Palm Beach Gardens Family Law Attorney
In Florida, children under the age of 18 are minors, which has many legal ramifications. Perhaps the most important is that parents are required to provide financially for their minor children and have the right to control them. Emancipation gives a minor the rights and duties associated with adulthood and relieves parents of the control and right to care for their children. If you need advice or assistance regarding emancipation in Florida, an attorney can discuss your options with you.
Emancipation means that a person legally becomes an adult, with all the associated rights and responsibilities. Emancipation occurs automatically upon reaching age 18 or upon marriage. But in Florida, minors under the age of 18 cannot marry without parental consent. If they are under 16, parental consent is not sufficient; the female must be pregnant and a judge must approve the marriage.
Petitions for Emancipation
A minor may also petition the court for emancipation if he or she is at least 16 years old. A parent or guardian must file the petition, or, if the minor has none, a guardian ad litem. In the petition, the minor must show:
- That the minor can support him or herself, and any child he or she has;
- That the minor is not dependent on public assistance;
- A specific plan for the minor’s self-support, including food, shelter, clothing, and health care;
- The reasons that emancipation is necessary; and
- Evidence that emancipation is in the minor’s best interests.
A guardian ad litem, appointed by the court, represents the minor throughout the proceedings. At a court hearing, if the court determines that emancipation is in the child’s best interests, then it will grant the petition. The minor may use copies of the court order as proof of emancipation.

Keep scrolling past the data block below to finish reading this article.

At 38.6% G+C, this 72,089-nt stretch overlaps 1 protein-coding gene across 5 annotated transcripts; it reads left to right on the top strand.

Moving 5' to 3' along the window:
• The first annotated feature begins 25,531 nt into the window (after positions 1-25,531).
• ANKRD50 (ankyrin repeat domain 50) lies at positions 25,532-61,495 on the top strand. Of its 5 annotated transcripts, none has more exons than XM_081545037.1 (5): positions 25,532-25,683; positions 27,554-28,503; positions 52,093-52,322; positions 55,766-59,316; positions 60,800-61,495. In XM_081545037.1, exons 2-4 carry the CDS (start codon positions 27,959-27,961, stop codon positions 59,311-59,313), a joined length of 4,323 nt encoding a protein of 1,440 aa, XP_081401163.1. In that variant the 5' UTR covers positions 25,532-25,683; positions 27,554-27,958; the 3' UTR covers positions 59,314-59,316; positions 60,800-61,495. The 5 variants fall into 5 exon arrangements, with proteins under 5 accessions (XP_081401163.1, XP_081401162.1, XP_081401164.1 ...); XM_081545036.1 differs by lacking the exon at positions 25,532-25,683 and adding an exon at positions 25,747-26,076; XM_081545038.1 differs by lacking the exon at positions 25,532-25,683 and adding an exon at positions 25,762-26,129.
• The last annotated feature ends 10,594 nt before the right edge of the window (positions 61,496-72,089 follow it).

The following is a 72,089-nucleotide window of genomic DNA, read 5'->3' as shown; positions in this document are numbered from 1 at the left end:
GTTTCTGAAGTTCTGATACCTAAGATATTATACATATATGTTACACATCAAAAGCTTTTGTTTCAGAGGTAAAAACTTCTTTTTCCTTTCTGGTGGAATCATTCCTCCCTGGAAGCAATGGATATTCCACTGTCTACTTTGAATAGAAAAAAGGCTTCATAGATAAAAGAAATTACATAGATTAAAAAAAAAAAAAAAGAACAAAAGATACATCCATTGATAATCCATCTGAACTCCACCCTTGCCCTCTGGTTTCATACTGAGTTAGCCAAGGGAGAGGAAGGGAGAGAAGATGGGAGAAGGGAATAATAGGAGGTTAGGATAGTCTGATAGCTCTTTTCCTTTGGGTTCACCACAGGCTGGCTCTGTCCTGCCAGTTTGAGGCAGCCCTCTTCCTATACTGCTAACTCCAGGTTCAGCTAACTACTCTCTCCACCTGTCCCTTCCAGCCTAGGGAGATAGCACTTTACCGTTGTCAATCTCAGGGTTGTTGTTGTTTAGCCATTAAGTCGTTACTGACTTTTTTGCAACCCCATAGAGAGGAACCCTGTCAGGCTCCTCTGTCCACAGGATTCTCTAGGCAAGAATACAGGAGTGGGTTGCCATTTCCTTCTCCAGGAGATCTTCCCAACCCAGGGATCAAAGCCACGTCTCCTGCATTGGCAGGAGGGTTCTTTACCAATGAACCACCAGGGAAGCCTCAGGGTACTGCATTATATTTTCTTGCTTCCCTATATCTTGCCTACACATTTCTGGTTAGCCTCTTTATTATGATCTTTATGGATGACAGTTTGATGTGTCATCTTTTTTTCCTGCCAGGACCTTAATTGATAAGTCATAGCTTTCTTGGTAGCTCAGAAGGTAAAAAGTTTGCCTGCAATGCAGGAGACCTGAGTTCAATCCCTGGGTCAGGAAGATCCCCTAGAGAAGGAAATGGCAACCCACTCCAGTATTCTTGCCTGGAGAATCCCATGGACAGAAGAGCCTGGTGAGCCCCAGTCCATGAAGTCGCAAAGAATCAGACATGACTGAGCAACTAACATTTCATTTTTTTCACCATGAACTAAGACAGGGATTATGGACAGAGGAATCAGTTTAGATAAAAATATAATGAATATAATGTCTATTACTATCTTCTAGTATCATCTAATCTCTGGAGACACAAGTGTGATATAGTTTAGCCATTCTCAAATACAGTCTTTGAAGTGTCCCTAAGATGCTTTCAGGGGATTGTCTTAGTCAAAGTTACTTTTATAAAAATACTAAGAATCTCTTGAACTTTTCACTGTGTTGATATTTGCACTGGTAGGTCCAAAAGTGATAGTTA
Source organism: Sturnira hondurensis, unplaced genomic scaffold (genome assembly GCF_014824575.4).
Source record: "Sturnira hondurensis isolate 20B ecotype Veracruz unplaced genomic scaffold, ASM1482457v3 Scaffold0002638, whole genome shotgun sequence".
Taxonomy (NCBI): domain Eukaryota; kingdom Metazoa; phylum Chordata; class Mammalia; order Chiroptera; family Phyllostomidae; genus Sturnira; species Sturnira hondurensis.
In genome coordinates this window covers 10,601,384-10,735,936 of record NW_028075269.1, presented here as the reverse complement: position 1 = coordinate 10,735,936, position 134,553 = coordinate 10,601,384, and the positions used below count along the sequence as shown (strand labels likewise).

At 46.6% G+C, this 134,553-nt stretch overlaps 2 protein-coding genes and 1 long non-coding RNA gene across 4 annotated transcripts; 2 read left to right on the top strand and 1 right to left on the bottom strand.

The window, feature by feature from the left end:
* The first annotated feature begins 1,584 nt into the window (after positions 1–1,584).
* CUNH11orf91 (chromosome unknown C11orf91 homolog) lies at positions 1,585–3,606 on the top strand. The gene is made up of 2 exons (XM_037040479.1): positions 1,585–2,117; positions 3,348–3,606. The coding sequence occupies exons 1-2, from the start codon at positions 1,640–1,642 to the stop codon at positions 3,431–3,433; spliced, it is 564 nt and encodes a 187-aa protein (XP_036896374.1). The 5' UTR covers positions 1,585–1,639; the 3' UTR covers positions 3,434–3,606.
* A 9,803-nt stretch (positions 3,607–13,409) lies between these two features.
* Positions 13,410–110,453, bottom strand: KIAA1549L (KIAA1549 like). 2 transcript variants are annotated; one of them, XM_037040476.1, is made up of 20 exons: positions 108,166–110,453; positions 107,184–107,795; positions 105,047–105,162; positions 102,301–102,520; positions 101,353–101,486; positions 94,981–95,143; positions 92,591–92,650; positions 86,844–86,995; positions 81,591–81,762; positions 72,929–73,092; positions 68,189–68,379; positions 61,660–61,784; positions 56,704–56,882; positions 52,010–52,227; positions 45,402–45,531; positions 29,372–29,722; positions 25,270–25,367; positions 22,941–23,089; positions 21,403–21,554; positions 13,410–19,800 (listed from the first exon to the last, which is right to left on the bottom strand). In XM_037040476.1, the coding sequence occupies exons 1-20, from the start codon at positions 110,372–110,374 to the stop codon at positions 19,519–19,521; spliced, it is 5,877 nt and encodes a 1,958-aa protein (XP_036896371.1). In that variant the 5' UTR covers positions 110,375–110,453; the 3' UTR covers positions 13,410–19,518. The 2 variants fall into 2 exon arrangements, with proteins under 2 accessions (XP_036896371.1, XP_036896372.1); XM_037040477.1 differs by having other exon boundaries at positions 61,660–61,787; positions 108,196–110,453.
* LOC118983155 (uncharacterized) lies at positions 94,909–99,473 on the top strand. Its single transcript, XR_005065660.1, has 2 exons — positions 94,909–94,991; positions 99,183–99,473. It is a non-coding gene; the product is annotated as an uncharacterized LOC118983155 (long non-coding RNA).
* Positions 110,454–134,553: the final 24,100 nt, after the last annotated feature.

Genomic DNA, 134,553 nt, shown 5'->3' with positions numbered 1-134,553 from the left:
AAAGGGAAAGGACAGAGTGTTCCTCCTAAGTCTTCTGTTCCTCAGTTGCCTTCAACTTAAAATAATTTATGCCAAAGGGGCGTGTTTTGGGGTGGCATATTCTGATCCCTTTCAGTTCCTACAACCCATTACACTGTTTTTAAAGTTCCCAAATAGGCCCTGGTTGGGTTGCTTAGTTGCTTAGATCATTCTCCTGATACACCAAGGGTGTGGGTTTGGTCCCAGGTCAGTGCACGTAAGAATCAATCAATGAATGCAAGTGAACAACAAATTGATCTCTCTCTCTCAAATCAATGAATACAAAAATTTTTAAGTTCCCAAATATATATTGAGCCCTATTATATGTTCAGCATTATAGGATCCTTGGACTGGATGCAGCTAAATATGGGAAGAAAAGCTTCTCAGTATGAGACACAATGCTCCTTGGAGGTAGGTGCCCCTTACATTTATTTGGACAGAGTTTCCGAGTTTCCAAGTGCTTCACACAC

A minor is not emancipated simply by having a child. But underage parents do have certain rights. A minor parent may:
- Seek a child support order for the child;
- Consent to medical care for the child;
- For minor pregnant mothers, consent to her own medical care for the pregnancy; and
- Consent to the child’s adoption.
Effects of Emancipation
Emancipation gives a minor the legal capacity to act as an adult. Emancipated minors have the right to make their own decisions, and their parents can no longer control them. But emancipated minors’ parents are also no longer obligated to provide for them. A non-custodial parent can petition the court to terminate a child support order if the child becomes emancipated. Emancipation does not affect the enforcement of certain age-related laws, such as smoking and voting ages.
Even though children are generally emancipated once they reach the age of 18, meaning that parents no longer have a legal duty to provide for them, there is sometimes an exception involving child support. Child support in Florida does not necessarily automatically terminate once the child reaches 18. If the child is still in high school, performing in good faith, and has a reasonable expectation of graduation before reaching age 19, the court may require a non-custodial parent to continue child support payments while the child is between the ages of 18 and 19.
Emancipation has a serious and permanent impact on minors who are emancipated, so if you are considering emancipation, it is essential to consult with an attorney to make sure you understand the full consequences. Please contact West Palm Beach family law attorney William Wallshein for a free consultation.